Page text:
Federal court reporters, those people who sit at silent little stenotype machines copying courtroom proceedings, then transcribe the dialogue, are fighting for their survival in the wake of a study suggesting that electronic tape recorders may do a more accurate and efficient job.

Transcript accuracy is especially crucial to the judicial system because what is said in the courtroom often forms the basis for appeals, particularly in criminal cases where a judge's improper instructions to a jury or a prosecutor's comments in closing arguments can get a conviction overturned.

The study, prepared by the Federal Judicial Center, a research arm of the judiciary, pitted electronic tape equipment against stenographic reporters in 12 federal courtrooms around the country.

Eighty-two cases, producing 17,815 transcript pages, were simultaneously recorded and then transcribed using both methods. When the two transcript versions disagreed on words or phrases, the original tape was consulted to hear which was right.

The tape recorders (and the typists who prepared transcripts from the recordings) were more accurate 58 percent of the time, according to the study. In addition, a comparison of costs found that, on a nationwide basis, the district courts could save $12 million a year by using tape recordings.

The tape recorders in the test sometimes encountered a familiar problem: breakdown. In one instance, five court sessions on five separate days were missed because of equipment malfunctions, the report said. Occasionally, it was also difficult to move the equipment from courtrooms to judges' chambers for conferences.

A full-scale analysis of the study has been commissioned by the National Shorthand Reporters Association, which has begun a public relations campaign designed to show that human beings can do the job better than machines. "Human beings have the ability to interpret and to understand the sounds they are receiving," said Jill Berman Wilson of the association. "That human beings have the ability to think and be rational produces a superior record," she said.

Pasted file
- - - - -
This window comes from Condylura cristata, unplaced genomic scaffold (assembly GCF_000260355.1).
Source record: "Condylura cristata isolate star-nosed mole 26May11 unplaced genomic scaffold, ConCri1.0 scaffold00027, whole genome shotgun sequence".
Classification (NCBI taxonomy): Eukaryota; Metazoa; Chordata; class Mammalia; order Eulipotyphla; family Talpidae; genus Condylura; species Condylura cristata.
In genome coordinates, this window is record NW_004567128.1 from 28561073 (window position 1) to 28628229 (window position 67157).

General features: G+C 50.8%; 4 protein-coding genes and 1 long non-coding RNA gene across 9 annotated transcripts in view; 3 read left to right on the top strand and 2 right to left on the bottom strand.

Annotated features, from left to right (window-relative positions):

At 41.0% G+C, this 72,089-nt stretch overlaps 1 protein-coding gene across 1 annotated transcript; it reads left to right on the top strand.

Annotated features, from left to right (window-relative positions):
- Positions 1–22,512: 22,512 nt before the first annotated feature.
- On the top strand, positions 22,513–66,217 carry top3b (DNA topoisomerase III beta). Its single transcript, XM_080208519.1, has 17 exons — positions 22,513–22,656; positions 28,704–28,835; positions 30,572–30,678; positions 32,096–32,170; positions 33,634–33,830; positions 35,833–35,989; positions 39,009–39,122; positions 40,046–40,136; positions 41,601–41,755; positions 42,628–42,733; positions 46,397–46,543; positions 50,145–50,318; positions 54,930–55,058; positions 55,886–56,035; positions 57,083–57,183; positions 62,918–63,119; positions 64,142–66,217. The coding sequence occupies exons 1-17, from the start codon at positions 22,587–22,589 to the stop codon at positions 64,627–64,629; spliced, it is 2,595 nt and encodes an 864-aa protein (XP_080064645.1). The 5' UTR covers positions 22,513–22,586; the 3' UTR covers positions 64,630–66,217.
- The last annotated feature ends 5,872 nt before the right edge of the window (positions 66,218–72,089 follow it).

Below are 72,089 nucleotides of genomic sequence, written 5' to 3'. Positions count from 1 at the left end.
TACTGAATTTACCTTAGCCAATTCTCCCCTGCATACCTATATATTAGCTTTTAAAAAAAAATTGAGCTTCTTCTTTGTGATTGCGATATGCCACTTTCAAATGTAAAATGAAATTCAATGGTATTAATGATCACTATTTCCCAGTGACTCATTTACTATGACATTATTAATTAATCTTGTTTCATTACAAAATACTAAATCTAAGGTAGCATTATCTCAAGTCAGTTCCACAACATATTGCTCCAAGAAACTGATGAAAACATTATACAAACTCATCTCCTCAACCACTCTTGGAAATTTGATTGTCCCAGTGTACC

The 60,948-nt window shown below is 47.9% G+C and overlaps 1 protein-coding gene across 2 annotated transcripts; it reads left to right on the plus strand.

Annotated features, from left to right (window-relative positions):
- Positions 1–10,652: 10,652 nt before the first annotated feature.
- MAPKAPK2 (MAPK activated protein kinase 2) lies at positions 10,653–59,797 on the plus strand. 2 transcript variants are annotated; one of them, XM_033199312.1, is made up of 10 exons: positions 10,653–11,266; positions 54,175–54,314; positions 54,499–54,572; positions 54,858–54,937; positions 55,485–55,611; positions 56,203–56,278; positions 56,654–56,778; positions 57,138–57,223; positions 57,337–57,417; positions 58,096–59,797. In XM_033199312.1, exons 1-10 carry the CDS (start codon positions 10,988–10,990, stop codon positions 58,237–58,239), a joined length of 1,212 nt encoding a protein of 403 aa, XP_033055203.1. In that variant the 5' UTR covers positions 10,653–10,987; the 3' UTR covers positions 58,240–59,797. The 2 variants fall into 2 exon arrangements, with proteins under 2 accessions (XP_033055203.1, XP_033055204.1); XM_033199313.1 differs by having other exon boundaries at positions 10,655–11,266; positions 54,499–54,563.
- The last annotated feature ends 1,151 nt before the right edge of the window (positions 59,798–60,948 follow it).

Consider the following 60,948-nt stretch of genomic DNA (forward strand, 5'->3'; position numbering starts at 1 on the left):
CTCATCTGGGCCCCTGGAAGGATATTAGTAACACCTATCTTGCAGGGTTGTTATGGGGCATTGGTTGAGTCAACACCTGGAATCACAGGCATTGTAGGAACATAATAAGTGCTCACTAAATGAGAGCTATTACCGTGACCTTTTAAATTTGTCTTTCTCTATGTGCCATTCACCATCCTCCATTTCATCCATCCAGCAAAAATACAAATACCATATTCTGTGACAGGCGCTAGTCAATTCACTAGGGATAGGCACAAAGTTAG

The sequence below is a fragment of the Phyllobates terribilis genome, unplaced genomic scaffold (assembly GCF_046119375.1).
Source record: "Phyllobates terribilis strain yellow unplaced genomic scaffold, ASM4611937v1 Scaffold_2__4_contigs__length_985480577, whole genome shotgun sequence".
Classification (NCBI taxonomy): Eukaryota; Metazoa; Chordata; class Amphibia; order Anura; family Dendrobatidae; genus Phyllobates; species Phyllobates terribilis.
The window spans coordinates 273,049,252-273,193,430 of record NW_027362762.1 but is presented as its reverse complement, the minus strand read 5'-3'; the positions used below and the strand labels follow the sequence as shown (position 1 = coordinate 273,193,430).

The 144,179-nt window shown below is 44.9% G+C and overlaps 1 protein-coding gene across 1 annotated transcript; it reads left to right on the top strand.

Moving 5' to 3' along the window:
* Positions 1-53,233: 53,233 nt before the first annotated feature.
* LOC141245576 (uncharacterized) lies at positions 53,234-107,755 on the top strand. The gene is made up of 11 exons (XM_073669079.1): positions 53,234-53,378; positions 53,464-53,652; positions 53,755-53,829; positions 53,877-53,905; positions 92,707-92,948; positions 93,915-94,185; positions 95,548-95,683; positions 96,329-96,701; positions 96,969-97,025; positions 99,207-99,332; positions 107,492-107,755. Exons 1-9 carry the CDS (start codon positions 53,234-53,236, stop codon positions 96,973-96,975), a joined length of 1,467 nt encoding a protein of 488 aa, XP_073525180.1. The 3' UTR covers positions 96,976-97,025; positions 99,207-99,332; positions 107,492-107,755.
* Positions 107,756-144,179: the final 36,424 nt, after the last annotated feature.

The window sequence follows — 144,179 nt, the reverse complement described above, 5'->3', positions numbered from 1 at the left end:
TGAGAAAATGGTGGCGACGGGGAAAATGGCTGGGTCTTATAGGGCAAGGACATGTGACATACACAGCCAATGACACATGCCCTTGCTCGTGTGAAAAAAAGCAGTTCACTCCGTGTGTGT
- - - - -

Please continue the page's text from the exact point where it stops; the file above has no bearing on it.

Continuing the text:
Wilson said important questions about the methodology of the study, particularly the cost estimates, need to be answered. The organization is now promoting the use of computer-aided transcription, in which the courtroom stenography is fed into a computer to produce transcripts more rapidly. * * *

AFFIRMATIVE ACTION . . . D.C. Superior Court Judge Gladys Kessler, president of the National Association of Women Judges, delivered one of the most outspoken speeches from a judge in years at the recent American Bar Association convention. The subject was "affirmative action" in the appointment of the nation's judges.

"Our present national leadership has made it clear, by its failure to name blacks to the federal bench and its near-total failure to name women, that it is disinterested in finding qualified women and minorities and that it is disinclined to engage in any outreach efforts to identify appropriate judicial candidates," Kessler said.

" . . . There can be no publicly perceived excellence within the judiciary until it sheds its public image of being overwhelmingly composed of white male lawyers from major law firms or prosecutors' offices," Kessler told a meeting of the ABA's Judicial Administration Division.

Kessler said she was not calling for a "quota system" for filling judgeships but an "aggressive and determined seeking out and recruitment of qualified members of historically under-represented groups . . . ."

She said that fewer than 7 percent of the federal district court judges and 8.5 percent of the federal appellate judges are women. Blacks account for 7 percent of the district court and 7.6 percent of the appellate bench, she said. One Hispanic sits on a federal appeals court, and Hispanics represent 3.49 percent of all federal district court judges.

In spite of Kessler's speech, the ABA's House of Delegates deferred action on a resolution saying it is wrong for judges to belong to clubs that discriminate against women and minorities. NEW APPEALS COURT

Supreme Court Justice John Paul Stevens expressed skepticism at the convention about Chief Justice Warren E. Burger's proposal, now before Congress, for a new national appeals court to relieve the Supreme Court of some of its load.

Stevens said the high court could solve its overload problem by exercising self-discipline in managing its caseload. "The court has the power" to deny review much more often than it does, he said.